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Theresa May is desperate for the 10 votes of Northern Ireland’s Democratic Unionist Party to give her a majority at Westminster after her election disaster. The DUP will no doubt be delighted to oblige – at a price. Yet the deal could prove a very mixed blessing both for Brexit negotiations and the Northern Irish peace process.

Holding the balance of power in a hung UK parliament gives the hard-line Ulster loyalists a fantastic opportunity to hold the UK government to ransom. Most commentators expect they will demand a substantial boost in subsidies from the UK government, running at an annual £10bn from the Barnett formula alone. But that is the easy part.

As far as Brexit is concerned, the attitude of the DUP has long been ambiguous. The party was a strong supporter of Brexit, and indeed was responsible for laundering an unexplained £425,000 donation through its accounts to the Brexit campaign in Britain. The closest allies of the DUP MPs at Westminster are all hard-line Brexiters on the right-wing of the Tory party, who favour a hard Brexit, or no deal at all.

That is not the official position of the DUP. Arlene Foster, the party leader in Belfast, is adamant that she does not want to see a “hard” border reintroduced between Northern Ireland and the Republic. She knows that would be the inevitable result of “no deal” with the European Union. It would wreak havoc with cross-border trade relations, with a direct effect on the livelihood of many DUP supporters.

On the other hand, the DUP is committed to the principle of having some form of border, to ensure that the sovereignty of Northern Ireland is never called into question. One of the assurances the party will seek from May for their support at Westminster is that she will block any plan to hold a “border poll’ – a referendum on Irish reunification allowed for under the 1998 Good Friday agreement and favoured by Irish nationalists. Another demand will be to veto any proposal to give Northern Ireland a “special status”, a sort of halfway house between Britain and Ireland. A third is that there should be no reinforcement of border controls between the islands of Britain and Ireland, which might interfere with free movement within the UK.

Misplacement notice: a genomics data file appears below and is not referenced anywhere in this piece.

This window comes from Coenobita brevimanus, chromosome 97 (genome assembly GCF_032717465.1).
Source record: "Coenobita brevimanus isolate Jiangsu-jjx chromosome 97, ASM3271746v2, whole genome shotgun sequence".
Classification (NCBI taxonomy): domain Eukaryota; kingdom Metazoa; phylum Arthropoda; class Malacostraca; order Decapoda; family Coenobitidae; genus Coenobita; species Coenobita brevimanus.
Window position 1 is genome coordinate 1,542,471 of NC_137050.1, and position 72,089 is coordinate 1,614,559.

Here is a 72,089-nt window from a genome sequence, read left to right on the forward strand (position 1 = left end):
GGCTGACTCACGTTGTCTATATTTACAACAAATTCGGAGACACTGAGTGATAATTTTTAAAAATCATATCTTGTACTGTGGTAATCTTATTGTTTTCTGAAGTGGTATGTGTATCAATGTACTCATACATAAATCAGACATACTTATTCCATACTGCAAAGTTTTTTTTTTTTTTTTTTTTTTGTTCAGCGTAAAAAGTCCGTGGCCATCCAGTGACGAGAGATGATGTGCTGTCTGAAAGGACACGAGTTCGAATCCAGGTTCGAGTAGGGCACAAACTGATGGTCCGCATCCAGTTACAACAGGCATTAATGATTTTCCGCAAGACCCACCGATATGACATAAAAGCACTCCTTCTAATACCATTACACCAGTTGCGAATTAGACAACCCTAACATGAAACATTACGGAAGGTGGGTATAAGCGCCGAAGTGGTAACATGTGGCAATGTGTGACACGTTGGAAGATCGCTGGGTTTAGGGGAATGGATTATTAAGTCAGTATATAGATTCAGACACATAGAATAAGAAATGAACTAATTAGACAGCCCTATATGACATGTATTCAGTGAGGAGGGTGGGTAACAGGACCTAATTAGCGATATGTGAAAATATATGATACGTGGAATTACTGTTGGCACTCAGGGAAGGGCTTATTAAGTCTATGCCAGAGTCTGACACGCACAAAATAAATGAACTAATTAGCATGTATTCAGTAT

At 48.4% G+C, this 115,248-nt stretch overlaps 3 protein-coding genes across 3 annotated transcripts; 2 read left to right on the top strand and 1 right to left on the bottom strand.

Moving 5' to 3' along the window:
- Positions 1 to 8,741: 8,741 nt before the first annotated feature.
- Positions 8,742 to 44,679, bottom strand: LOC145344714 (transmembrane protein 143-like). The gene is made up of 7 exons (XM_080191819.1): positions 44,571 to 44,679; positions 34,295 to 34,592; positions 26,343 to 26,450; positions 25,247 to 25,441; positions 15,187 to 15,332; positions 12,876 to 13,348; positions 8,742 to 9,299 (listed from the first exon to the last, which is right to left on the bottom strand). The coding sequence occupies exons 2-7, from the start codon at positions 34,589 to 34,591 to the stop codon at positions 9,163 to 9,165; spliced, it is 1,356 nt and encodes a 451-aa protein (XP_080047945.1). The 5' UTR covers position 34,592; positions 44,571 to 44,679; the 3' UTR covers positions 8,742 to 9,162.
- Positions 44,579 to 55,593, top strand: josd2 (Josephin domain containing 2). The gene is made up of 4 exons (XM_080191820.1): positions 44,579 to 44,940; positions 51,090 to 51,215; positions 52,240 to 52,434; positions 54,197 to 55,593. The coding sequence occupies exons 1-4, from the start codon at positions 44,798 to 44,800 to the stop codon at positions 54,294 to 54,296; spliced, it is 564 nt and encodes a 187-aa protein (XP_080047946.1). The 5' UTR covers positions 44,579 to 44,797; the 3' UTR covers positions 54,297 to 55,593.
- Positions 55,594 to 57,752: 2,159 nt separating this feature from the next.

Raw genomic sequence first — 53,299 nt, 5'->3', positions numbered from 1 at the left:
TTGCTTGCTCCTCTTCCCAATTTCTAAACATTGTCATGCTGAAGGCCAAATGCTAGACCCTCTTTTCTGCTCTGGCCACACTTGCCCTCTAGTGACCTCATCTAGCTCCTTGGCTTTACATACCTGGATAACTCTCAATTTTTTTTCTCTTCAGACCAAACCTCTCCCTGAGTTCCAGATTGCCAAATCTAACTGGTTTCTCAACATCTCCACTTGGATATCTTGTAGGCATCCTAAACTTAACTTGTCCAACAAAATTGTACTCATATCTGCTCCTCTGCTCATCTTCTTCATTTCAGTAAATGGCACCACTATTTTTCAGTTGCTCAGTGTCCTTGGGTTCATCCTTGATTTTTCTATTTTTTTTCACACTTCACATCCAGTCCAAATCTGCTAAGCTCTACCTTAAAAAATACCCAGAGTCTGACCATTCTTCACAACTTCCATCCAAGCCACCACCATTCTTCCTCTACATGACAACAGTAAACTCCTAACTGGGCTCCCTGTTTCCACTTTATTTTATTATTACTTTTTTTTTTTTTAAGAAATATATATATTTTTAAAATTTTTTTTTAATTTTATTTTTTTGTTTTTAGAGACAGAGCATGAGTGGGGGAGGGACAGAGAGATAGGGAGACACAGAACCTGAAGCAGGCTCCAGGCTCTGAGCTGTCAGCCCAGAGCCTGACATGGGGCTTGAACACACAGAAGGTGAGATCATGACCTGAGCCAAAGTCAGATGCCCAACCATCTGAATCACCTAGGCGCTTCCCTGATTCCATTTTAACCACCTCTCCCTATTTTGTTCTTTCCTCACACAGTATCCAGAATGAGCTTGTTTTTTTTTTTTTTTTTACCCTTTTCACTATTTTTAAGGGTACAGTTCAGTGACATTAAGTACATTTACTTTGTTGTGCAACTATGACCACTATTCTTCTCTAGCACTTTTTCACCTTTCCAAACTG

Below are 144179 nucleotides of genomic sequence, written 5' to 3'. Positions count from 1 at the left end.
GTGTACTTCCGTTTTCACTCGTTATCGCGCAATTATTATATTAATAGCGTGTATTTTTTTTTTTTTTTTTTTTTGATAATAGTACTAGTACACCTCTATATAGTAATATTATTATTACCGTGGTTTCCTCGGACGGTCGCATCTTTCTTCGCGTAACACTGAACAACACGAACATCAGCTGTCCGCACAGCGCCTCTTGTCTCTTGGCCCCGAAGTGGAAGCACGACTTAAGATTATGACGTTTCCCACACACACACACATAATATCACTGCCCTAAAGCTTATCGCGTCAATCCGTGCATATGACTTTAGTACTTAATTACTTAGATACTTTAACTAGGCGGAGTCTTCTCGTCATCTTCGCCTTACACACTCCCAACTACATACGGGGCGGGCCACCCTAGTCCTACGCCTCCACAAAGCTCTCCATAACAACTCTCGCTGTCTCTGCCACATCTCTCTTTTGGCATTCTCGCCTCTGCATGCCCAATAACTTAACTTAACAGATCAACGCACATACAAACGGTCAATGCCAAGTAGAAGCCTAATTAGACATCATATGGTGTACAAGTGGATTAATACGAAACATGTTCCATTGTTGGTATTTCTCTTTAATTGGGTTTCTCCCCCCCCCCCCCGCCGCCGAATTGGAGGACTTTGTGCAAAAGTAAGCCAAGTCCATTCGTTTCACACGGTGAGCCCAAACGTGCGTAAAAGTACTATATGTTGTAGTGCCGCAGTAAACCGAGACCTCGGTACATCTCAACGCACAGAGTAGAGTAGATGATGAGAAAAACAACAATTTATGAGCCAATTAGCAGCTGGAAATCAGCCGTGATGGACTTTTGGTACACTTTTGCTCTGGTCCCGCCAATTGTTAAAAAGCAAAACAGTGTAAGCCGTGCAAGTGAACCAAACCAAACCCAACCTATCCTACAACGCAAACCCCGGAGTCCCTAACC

The DUP will be in a much stronger position to insist on such red lines if it is May’s essential partner in power. The effect of May’s deal on the peace process could be even more dangerous. The Good Friday agreement requires that in the event of any conflict between the unionists and nationalists sharing power in Belfast, the UK and Irish governments must act as impartial arbitrators. That is precisely the current situation in Belfast, where power-sharing between the DUP and Sinn Fein has been suspended. But with her government depending for its survival on the 10 DUP MPs at Westminster, May cannot pretend to be impartial.

This matters in Dublin – Irish prime minister Enda Kenny tweeted on Sunday:

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When the referendum campaign was fought last year, the idea that Brexit might disrupt the peace process was airily dismissed by Brexiters as “ridiculous scare-mongering”. Indeed, the effect of Brexit on both Northern Ireland and the Republic was barely discussed by either side in the campaign.

Now, as a result of the election and May’s lost majority, the Irish question will be forced onto the agenda – and the DUP will have an effective veto on any compromise. That could prove disastrous for a Brexit deal and disastrous for the peace process, too.

by Quentin Peel | 12.06.2017

Edited by Geert Linnebank


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